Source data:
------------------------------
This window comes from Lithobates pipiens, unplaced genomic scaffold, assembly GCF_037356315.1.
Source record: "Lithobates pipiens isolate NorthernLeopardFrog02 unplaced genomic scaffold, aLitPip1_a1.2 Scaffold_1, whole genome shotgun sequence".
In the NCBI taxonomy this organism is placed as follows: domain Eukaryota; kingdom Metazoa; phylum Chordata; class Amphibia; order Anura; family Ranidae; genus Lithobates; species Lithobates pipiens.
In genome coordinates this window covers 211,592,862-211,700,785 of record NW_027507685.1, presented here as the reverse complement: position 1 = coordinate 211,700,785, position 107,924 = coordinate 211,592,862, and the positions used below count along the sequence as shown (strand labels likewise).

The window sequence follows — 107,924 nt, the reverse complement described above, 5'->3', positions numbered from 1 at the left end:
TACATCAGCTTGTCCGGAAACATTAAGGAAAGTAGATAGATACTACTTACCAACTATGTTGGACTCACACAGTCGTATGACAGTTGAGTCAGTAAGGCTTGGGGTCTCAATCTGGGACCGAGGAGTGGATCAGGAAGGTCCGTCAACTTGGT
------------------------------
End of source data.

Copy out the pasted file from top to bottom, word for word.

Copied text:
This window comes from Lithobates pipiens, unplaced genomic scaffold, assembly GCF_037356315.1.
Source record: "Lithobates pipiens isolate NorthernLeopardFrog02 unplaced genomic scaffold, aLitPip1_a1.2 Scaffold_1, whole genome shotgun sequence".
In the NCBI taxonomy this organism is placed as follows: domain Eukaryota; kingdom Metazoa; phylum Chordata; class Amphibia; order Anura; family Ranidae; genus Lithobates; species Lithobates pipiens.
In genome coordinates this window covers 211,592,862-211,700,785 of record NW_027507685.1, presented here as the reverse complement: position 1 = coordinate 211,700,785, position 107,924 = coordinate 211,592,862, and the positions used below count along the sequence as shown (strand labels likewise).

The window sequence follows — 107,924 nt, the reverse complement described above, 5'->3', positions numbered from 1 at the left end:
TACATCAGCTTGTCCGGAAACATTAAGGAAAGTAGATAGATACTACTTACCAACTATGTTGGACTCACACAGTCGTATGACAGTTGAGTCAGTAAGGCTTGGGGTCTCAATCTGGGACCGAGGAGTGGATCAGGAAGGTCCGTCAACTTGGT